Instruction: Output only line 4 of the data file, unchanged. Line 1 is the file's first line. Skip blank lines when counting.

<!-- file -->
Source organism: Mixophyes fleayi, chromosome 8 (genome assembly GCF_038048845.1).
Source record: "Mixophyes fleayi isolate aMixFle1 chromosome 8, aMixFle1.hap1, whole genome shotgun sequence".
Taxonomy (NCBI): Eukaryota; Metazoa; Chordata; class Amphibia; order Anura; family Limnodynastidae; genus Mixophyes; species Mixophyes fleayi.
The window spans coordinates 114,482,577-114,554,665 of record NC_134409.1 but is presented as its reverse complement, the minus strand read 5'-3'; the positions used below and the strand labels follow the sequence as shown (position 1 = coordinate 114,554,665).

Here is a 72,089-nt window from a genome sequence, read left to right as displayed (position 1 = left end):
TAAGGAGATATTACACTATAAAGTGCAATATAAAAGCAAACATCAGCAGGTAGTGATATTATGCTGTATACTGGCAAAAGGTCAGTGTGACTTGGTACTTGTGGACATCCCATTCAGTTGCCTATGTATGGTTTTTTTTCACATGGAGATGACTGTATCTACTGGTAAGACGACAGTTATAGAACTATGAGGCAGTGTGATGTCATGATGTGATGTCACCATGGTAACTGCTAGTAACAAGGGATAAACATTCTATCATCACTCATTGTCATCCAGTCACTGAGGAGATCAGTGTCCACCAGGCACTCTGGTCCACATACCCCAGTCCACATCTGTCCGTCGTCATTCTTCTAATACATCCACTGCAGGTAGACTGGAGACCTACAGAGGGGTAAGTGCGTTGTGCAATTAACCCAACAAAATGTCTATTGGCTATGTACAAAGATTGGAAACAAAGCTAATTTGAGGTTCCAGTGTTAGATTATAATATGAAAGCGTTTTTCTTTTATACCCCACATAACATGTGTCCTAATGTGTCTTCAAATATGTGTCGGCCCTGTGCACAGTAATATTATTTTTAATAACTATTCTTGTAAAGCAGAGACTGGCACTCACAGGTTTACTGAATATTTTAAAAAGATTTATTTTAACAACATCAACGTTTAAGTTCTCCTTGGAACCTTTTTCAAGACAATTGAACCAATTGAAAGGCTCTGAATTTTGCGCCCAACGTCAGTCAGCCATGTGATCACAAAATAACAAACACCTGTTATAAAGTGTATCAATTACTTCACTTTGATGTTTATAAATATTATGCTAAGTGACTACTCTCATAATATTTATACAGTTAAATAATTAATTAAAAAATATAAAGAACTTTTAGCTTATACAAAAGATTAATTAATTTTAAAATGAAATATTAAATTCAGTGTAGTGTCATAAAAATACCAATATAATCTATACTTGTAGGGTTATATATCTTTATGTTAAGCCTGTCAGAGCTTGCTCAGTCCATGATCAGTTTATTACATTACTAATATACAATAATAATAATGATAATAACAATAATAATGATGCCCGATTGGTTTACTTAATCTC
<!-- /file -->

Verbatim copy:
The window spans coordinates 114,482,577-114,554,665 of record NC_134409.1 but is presented as its reverse complement, the minus strand read 5'-3'; the positions used below and the strand labels follow the sequence as shown (position 1 = coordinate 114,554,665).